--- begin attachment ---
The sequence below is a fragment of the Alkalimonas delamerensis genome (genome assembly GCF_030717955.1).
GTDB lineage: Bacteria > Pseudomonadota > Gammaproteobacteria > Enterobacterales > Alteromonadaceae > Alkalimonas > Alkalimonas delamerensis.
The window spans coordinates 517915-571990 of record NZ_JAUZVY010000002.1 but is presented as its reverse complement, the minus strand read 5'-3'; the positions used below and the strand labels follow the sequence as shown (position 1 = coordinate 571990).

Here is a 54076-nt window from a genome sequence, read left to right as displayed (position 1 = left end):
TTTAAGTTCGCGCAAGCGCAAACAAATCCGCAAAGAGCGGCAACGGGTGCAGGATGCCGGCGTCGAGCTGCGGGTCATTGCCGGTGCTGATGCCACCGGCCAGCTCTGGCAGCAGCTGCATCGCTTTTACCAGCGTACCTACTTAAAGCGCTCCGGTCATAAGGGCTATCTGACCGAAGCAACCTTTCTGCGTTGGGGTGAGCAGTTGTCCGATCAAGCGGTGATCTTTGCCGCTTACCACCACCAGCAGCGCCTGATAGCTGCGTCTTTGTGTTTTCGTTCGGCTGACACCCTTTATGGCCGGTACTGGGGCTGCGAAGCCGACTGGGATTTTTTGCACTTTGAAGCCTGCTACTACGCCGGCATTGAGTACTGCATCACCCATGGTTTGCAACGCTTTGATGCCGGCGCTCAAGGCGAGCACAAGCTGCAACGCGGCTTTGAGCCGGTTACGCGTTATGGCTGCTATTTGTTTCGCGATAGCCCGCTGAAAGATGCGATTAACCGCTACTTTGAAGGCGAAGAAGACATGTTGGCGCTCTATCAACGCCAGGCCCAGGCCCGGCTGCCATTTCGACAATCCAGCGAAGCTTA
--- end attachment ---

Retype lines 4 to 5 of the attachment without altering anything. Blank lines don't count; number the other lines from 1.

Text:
Here is a 54076-nt window from a genome sequence, read left to right as displayed (position 1 = left end):
TTTAAGTTCGCGCAAGCGCAAACAAATCCGCAAAGAGCGGCAACGGGTGCAGGATGCCGGCGTCGAGCTGCGGGTCATTGCCGGTGCTGATGCCACCGGCCAGCTCTGGCAGCAGCTGCATCGCTTTTACCAGCGTACCTACTTAAAGCGCTCCGGTCATAAGGGCTATCTGACCGAAGCAACCTTTCTGCGTTGGGGTGAGCAGTTGTCCGATCAAGCGGTGATCTTTGCCGCTTACCACCACCAGCAGCGCCTGATAGCTGCGTCTTTGTGTTTTCGTTCGGCTGACACCCTTTATGGCCGGTACTGGGGCTGCGAAGCCGACTGGGATTTTTTGCACTTTGAAGCCTGCTACTACGCCGGCATTGAGTACTGCATCACCCATGGTTTGCAACGCTTTGATGCCGGCGCTCAAGGCGAGCACAAGCTGCAACGCGGCTTTGAGCCGGTTACGCGTTATGGCTGCTATTTGTTTCGCGATAGCCCGCTGAAAGATGCGATTAACCGCTACTTTGAAGGCGAAGAAGACATGTTGGCGCTCTATCAACGCCAGGCCCAGGCCCGGCTGCCATTTCGACAATCCAGCGAAGCTTA